Building a constrained domain model with Phantom Types

- 8 mins

When designing a domain model, I attempt to ensure that domain objects go through well defined state transitions and that consuming code only receive objects in a valid, expected state (and of course, can only induce a transition to other valid states). It’s possible to complete this approach in Java, but Scala makes it substantially easier. The language’s type system offers a feature called Phantom Types that may be used to lightly mark a class’ valid states in a typesafe way, restricting consuming code to respect the constraints embedded in the types. Let’s play a game to get a better sense of the feature’s capabilities.

Let’s play some cards

Let’s say your you want to build a library to aid you in writing card games. You’ve decided to use Scala to build this library, and you want to use the full range of the language’s type system and ecosystem to make your logic correct and tractable.

We’ll start by describing the high-level objects we want:

A reasonable first draft of your class hierarchy might look like the following:

sealed trait Suit
object Suits {
  case object Heart extends Suit
  case object Spade extends Suit
  case object Club extends Suit
  case object Diamond extends Suit

sealed trait CardType
sealed class NonFaceCard(val value: Int) extends CardType
case object Ten extends NonFaceCard(10) // ten is a special card for certain games.

object NonFaceCard {
  def apply(n: Int) = new NonFaceCard(n)
  def unapply(n: Int): Option[NonFaceCard] =
    if (n >= 2 && n < 10) Some(NonFaceCard(n)) else None

sealed trait FaceCard extends CardType
case object Ace extends FaceCard
case object King extends FaceCard
case object Queen extends FaceCard
case object Jack extends FaceCard

case class Card(suite: Suit, cardType: CardType)

trait Deck {
    def isEmpty: Boolean
    def size: Int
    def shuffle: Deck
    def contains(card: Card): Boolean

case class StandardDeck private (private val cards: Seq[Card]) extends Deck {...}

object Deck {
  import scalaz.State
  import Suits._

  private val suits = Seq(Heart, Club, Spade, Diamond)
  private val faces: Seq[CardType] = Seq(Ace, King, Queen, Jack)

  def make: Deck = {
    val nonface: Seq[CardType] = 2 until 11 map {
      case n if n < 10 => NonFaceCard(n)
      case _           => Ten

    val cards = for {
      cardType <- nonface ++ faces
      suit <- suits
    } yield Card(suit, cardType)

    require(cards.size == 52)


  def draw(n: Int = 1): State[Deck, Traversable[Card]] = State {...}

So we’ve distinguished between face and non-face cards, created a trait to allow some flexibility in defining decks, and provided a convenience function for creating a full standard deck of cards.

Restricting domain behavior

With our first draft done, let’s think about Deck’s various states:

We could expand this to include Empty for a fully depleted deck, or include representations for intermediate states, but this should do for now.

We want methods that operate on our domain objects to be aware of these states, and ensure that they only accept a deck in an expected state.

Traditional Object-oriented programming might call for a class hierarchy such as:

interface Deck {...}
abstract class StandardDeck implements Deck {}
class FreshDeck extends StandardDeck {...}
class ShuffledDeck extends StandardDeck {...}
class DrawnDeck extends StandardDeck {...}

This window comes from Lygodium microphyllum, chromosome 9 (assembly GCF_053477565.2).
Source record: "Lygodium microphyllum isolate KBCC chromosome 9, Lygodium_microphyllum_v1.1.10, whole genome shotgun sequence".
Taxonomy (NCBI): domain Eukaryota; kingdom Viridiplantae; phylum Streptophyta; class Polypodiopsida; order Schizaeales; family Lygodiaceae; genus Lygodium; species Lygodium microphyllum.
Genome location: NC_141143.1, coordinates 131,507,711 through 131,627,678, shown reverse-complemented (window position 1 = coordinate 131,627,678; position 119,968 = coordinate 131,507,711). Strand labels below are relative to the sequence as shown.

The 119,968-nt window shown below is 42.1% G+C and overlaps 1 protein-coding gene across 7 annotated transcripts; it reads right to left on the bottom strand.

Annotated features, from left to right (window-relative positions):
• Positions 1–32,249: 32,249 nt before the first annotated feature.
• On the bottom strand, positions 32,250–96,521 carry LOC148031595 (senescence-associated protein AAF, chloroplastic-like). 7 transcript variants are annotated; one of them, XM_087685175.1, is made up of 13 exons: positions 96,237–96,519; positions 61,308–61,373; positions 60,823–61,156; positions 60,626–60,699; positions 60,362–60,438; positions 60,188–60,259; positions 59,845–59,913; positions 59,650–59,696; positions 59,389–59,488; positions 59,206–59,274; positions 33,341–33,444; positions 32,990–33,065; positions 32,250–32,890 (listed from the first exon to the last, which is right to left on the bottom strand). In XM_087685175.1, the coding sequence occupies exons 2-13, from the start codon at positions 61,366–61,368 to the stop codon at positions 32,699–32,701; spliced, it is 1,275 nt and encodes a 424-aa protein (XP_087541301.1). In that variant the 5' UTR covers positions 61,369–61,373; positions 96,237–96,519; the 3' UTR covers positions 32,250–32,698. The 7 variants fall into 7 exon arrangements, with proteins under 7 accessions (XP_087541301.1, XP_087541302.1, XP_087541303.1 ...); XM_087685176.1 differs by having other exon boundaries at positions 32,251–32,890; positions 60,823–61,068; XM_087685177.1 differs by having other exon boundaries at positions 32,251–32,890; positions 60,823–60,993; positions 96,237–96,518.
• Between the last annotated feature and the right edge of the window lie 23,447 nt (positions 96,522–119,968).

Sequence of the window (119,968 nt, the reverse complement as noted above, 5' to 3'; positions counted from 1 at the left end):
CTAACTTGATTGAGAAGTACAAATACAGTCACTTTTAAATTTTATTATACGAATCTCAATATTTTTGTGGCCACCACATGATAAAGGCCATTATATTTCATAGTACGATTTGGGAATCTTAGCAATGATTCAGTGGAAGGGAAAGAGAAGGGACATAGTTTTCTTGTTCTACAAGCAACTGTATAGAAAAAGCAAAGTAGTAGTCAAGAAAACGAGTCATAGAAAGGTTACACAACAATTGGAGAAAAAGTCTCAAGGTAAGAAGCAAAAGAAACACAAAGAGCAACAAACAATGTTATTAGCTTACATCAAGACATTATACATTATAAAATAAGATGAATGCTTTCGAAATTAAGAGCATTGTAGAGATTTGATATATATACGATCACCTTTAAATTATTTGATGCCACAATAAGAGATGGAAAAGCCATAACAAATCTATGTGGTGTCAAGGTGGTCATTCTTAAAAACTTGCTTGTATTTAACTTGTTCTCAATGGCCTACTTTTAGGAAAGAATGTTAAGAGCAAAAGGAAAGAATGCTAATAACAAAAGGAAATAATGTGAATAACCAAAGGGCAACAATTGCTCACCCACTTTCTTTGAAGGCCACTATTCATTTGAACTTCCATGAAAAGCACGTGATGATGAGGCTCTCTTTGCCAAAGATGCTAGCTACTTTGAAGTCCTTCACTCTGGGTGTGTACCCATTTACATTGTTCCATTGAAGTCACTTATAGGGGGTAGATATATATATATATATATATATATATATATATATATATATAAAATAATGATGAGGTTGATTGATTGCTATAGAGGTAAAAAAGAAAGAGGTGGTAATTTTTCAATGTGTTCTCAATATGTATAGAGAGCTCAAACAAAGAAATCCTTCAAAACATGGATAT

and classes that use decks of a particular state would accept a specific subclass as an argument

class Game {
    DrawnDeck play(FreshDeck freshDeck){...}

This approach works reasonably well as a first approximation, and if that’s the extent of what your language allows you’ll make it work. It satisfies the demand for domain objects being aware of object states while restricting those methods to receive only those states that they expect.

However, in pursuit of a modeling solution we’ve added more cruft than is strictly necessary. Since the deck’s behavior barely changes while transitioning states, a lightweight solution that merely marks the states would be preferable. Phantom types accommodates this need.

Let’s see how Deck might be modified to use Phantom types as markers for its acceptable states.

sealed trait DeckState

sealed trait Fresh extends DeckState
sealed trait Shuffled extends DeckState
sealed trait Drawn extends Shuffled

case class StandardDeck[Status <: DeckState] private(private val cards: Seq[Card]) extends Deck {...}

We’ll start by creating a sealed trait hierarchy and annotating StandardDeck with a simple upper type bound, then we’ll modify some methods to accommodate the new constraint:

object Deck {
  import scalaz.State
  import Suits._

  def make: Deck[Fresh] = {...}
  def draw(n: Int = 1): State[Deck[Shuffled], Traversable[Card]] = State {...}

 * Marker trait of phantom types for denoting game state
sealed trait MatchState

sealed trait Bidding extends MatchState
sealed trait ReDrawing extends MatchState
sealed trait Playing extends ReDrawing
sealed trait PostMatch extends MatchState

case class Match[MS <: MatchState] private (
    deck: Deck[Shuffled],
    teams: ((Team, Option[Bid]), (Team, Option[Bid])),
    trump: Option[Suite] = None,
    private val tricks: Seq[Trick] = Seq.empty) {}

We always want to start-off with a fresh Deck (for now), so we’ll prevent users from initializing a deck in an alternative state.

Additionally, draw may now only operate on a Shuffled or Drawn deck, and can produce a Shuffled or Drawn deck (see trait hierarchy). It’s a really clean approach, and coupled with scala’s copy constructor for case classes, it’s verbosity-free.

In my experience this setup works really well.

Crisson Jno-Charles

Crisson Jno-Charles

Fullstack Software Engineer specializing in Scala, JavaScript, and Java development

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